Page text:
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An experience we will never forget
March 24, 2012

Ho Chi Minh Mausoleum



Ho Chi Minh Mausoleum is Uncle Ho’s final resting place set in gorgeous Ba Dinh Square, right at the heart of Hanoi. It was opened in 1975 for Vietnamese people and international guests to pay their respect to the greatest figure of Vietnamese history.


This is an imposing building made entirely of Danang marble and granite, and modeled after the Lenin Mausoleum in Moscow. Ho Chi Minh’s corpse is preserved in a glass case in the central hall with four guards at four corners.  


With his usual khaki clothes and rubber sandals, he lies there peacefully in eternal sleep. Uncle Ho wished that after his death, his ash will be placed in three urns and buried under tree planted on top of three hills in the north, centre and south of Vietnam. This was to seal the reunification of the country. At the time of his pass away (1969), the south of Vietnam is still in war and the Vietnam Communist Party and northerners agreed that his body must be embalmed so that the southerners would had the chance to meet him when the country was reunited. It happened in 1975, and now even international travelers got the opportunity to pay their respect to this greatest hero of Vietnam.


The mausoleum is a sacred place so you must dress formally, no shorts and sleeveless shirts. Also, you are not permitted to bring hats, bags, phones and cameras inside with you. They must be deposited at two separate counters in the main entrance.


Ho Chi Minh Mausoleum is situated right in front of Ba Dinh Square, where Uncle Ho read the Vietnam Declaration of Independence on September 2, 1945. This impressive square with its vast green lawns offers spectacular view over the building. The mausoleum opens in morning every day in week, except Monday and Friday.

 


 

 
Attractions to visit near the Mausoleum:

Ho Chi Minh Museum
Ho Chi Minh Museum is situated in a large compound that also comprises Ho Chi Minh Mausoleum and Ho Chi Minh Residence. It is on the left of One Pillar Pagoda and just few steps to Ba Dinh Square in Hanoi’s center.
The museum was built in 1985 and established on May 19, 1990 to celebrate Uncle Ho’s 100th birthday. This is one of several constructions marking Vietnam and Soviet Union cooperation. The exhibits of Ho Chi Minh Museum also received help of the V.I Lenin Museum in Moscow.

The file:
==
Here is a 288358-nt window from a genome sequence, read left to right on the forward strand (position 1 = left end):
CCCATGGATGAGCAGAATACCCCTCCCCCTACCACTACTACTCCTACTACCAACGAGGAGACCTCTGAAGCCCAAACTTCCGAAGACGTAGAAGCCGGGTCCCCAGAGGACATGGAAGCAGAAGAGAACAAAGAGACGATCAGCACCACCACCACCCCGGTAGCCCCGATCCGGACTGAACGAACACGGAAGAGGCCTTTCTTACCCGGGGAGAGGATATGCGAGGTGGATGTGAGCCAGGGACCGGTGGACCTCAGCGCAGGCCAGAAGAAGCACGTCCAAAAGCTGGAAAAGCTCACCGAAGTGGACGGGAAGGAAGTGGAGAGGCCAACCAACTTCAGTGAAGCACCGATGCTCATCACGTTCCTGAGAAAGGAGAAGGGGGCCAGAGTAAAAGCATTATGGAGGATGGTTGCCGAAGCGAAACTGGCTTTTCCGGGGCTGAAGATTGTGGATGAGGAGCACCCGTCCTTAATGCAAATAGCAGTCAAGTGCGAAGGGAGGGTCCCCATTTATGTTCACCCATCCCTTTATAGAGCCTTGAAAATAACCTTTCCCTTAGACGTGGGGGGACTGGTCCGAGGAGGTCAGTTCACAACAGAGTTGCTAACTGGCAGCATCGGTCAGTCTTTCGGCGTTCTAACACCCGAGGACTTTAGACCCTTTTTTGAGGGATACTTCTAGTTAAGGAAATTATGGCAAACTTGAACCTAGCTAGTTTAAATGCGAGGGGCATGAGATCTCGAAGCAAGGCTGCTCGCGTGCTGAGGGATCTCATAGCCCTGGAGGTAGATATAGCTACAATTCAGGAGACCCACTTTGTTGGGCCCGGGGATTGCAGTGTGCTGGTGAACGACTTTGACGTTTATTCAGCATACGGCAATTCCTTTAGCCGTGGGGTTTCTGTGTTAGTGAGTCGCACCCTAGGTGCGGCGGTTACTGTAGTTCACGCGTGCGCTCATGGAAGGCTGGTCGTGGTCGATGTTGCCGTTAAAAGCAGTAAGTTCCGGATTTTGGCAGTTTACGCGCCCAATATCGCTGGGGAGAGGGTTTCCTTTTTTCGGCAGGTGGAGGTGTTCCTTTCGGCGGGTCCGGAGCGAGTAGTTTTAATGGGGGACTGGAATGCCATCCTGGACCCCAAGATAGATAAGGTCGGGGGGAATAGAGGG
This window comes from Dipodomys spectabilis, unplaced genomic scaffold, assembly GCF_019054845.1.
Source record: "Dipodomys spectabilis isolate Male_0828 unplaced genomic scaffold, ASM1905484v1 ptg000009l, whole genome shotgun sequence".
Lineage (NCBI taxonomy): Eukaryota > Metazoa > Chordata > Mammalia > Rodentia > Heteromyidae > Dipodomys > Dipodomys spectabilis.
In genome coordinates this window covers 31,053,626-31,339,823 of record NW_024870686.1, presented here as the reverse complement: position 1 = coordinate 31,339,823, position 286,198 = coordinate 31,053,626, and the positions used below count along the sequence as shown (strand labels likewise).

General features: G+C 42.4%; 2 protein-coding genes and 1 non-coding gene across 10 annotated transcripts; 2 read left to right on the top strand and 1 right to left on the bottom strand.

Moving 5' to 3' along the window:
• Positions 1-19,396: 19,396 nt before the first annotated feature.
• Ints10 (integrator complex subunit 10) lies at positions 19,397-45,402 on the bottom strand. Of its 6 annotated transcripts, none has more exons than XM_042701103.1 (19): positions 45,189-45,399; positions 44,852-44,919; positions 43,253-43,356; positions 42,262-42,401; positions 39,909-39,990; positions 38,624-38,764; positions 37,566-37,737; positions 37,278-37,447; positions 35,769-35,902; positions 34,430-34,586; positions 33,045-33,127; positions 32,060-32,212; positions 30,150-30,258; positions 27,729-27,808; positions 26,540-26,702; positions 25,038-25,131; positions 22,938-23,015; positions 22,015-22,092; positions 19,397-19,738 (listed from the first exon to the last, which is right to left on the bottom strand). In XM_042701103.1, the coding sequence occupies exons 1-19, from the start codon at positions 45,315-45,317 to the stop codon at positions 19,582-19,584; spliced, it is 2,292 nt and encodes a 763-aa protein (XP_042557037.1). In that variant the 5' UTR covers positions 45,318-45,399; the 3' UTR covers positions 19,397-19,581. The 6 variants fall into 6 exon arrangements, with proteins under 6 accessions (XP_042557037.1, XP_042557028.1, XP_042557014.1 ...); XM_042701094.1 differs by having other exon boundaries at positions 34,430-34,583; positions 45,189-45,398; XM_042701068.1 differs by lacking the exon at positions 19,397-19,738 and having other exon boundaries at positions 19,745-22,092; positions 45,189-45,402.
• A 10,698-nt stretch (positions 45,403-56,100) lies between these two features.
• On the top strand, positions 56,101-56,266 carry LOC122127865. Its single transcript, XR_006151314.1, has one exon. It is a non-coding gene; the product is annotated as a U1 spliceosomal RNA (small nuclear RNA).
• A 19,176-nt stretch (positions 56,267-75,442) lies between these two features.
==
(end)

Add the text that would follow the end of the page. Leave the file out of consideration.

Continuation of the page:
Covering an area of 18,000 m2, Ho Chi Minh Museum becomes the largest and most modern museum in Vietnam. Its unique architecture, elegantly designed as a white lotus with five petals, blends well with its airy and lush ambiance. This is one of the most impressive structures in Hanoi.
There are 3 main exhibition spaces with rich collections of 3,000 paintings, 700 artifacts and thousands of books and documents. The central hall is highlighted with a huge bronze statue of Uncle Ho. His right hand is raised and behind him, there is a sun rising out of clouds, symbolizing his illuminating thoughts and ideas. The main parts are biographical exhibits of the glorious life and career of Ho Chi Minh from his childhood to his demise. There are also thematic exhibits of Vietnam Communist Revolution.
Ho Chi Minh Museum is based on not only informative but also conceptual or rhetoric displays. These, however, are interesting and comprehensible for international visitors with demonstrations in English, French, Russian and Chinese.
The museum has welcomed nearly 20 million visitors since its opening. This is a must-see place for international travelers in Hanoi.

 

  

 

One Pillar Pagoda

The iconic One Pillar Pagoda is right next to Ho Chi Minh Museum, around half an hour walking from the Old Quarter. The original pagoda was built in 1049 by King Ly Thai To. According to a legend, when the King was quite old, he still had no son in succession. One night, he dreamed of the Goddess of Mercy sitting on a lotus with a male child in her lap to give him. Soon after that, his wife gave birth to a boy. The King was so thrilled that he ordered to construct a pagoda in shape of a lotus to worship the goddess. Unfortunately, the pagoda was seriously destroyed during repeated wars. A new one was erupted in 1955 as its exact replica. With unique architecture and legendary beauty, One Pillar Pagoda should be a highlight of your Hanoi trip. 

     
 

Uncle Ho residence
Uncle Ho’s Home is nestled in a peaceful garden right behind the Presidential Palace. After coming back to Hanoi from Viet Bac base, he chose not to stay in that gorgeous colonial building but in this small and simple stilt house.
The house comprises three rooms full of air and light. The ground floor is reserved for meetings and the first floor is separated into a bedroom and a study room. There remain some objects of his daily use.


In front of the house, there is a little lake with thousands of fish raised by Uncle Ho. Behind it is an exquisite garden full of valuable fruit trees collected from different regions of Vietnam or imported from other countries.
Uncle Ho’s home is a must-visit place that gives you deeper understandings about the life of the Vietnam’s most respected leader.


     

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